In Lucidchart, your team can brainstorm features and then categorize them into these different categories in real time. Just click to open up the template below.
Next, agile methodology requires the product team to estimate how long each feature or item will take to complete. During this step, the team also sets priorities so that the most important items are completed first.
Once the team identifies features and organizes them by priority, the actual work can begin. It’s important to set a schedule to determine which features to work on first, when products can be released for testing, and the timeline for incorporating feedback into the iterations. As work continues, the team adjusts the plan and decides if the pace and cadence of the project is comfortable for all participants or needs to be increased or decreased.
There are many different ways to apply the agile method to development and project management. Here is a high-level view of the various subsets of agile methodology.
This method relies heavily on constant feedback, self-management, small teams, and work broken out into sprints, or two-week periods of focused work.
The sprint starts with a planning meeting to decide what tasks the team will accomplish during the two weeks. Teams typically hold a quick daily meeting to determine whether their goals are on track, and then they hold a retrospective meeting after the sprint to see what they accomplished and what they can improve next time.
This subset focuses on eliminating waste from the production process, such as overproduction, defects, and waiting for the next production step, in order to speed up development and decrease cost.
Teams who use Lean methodology depend on several tools to help them detect waste, including value stream mapping. To learn more about value stream mapping, read our blog post or try the template below.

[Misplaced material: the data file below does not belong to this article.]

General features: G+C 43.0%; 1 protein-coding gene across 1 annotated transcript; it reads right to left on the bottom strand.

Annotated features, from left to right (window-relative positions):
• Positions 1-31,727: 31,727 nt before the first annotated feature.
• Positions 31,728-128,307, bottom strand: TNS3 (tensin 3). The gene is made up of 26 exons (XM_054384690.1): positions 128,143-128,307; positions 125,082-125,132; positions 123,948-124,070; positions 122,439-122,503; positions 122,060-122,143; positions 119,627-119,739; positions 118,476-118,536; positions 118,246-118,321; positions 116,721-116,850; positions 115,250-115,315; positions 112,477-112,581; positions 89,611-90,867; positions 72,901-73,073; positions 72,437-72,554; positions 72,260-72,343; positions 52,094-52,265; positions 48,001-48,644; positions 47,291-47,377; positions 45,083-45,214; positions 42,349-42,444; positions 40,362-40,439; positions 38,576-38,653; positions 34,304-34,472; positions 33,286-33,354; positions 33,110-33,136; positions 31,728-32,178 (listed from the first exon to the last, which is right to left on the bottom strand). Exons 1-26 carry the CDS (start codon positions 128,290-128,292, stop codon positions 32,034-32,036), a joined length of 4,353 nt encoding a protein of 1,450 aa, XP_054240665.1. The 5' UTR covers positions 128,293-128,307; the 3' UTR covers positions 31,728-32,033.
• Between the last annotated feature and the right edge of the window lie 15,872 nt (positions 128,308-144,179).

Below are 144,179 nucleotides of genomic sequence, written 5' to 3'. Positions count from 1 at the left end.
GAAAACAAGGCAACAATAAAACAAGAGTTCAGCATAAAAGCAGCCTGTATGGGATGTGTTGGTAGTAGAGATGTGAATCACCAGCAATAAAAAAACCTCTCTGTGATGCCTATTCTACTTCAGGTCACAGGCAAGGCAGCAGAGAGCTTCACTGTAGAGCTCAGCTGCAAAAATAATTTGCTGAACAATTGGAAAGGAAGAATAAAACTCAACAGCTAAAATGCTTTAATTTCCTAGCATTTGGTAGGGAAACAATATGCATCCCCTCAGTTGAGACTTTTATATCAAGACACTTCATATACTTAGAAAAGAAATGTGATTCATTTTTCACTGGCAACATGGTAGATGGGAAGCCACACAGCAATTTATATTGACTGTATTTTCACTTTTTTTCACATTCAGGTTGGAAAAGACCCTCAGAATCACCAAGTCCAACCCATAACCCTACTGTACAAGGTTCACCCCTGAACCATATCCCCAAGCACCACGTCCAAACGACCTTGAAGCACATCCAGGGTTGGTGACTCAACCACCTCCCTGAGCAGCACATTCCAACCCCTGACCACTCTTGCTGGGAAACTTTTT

Kanban comes from a Japanese manufacturing method that uses instruction cards to communicate the project directive. This strategy shows work items in context of each other so the team can see which items take priority and can avoid committing to too many tasks at once.
This method stresses customer satisfaction—you deliver features to customers as they need them instead of delivering all updates on some date far out in the future. To support this goal, XP method also emphasizes:
Crystal is a scalable agile method based on team size and project priorities. The basic Crystal method flow includes three main phases, each with its own smaller tasks:
DSDM is user driven and requires active participation throughout, with frequent delivery of product and decision-making power given to the teams. The DSDM method consists of these phases:
The FDD method identifies short, specific phases of work and is focused on building and designing features. The FDD method is broken out into steps:
By examining various metrics of the agile methodology, your team can determine how effective your chosen agile method is. For example, examining the drag factor (the hours used during the sprint that did not directly contribute to the sprint goal) can identify where the team should change its processes and focus. You can improve drag by limiting the amount of non-vital work completed in a given sprint.
You can also measure success by reviewing the number of bugs identified and remedied in an iteration, the actual number of hours used for a daily build, the number and frequency of tests able to be performed, and so on. As organizations use and refine the agile method, they begin to identify the most important metrics and processes for the greatest return.
No matter which agile method you decide on, your team can benefit from seeing project requirements and workflows visually. Try Lucidchart as you:
The best part is that you can easily share and collaborate on documents with your team. Start a free Team trial to see how you can incorporate Lucidchart and visual thinking into your agile workflow.
Author: Lucidchart Content Team
Source: Lucidchart Blog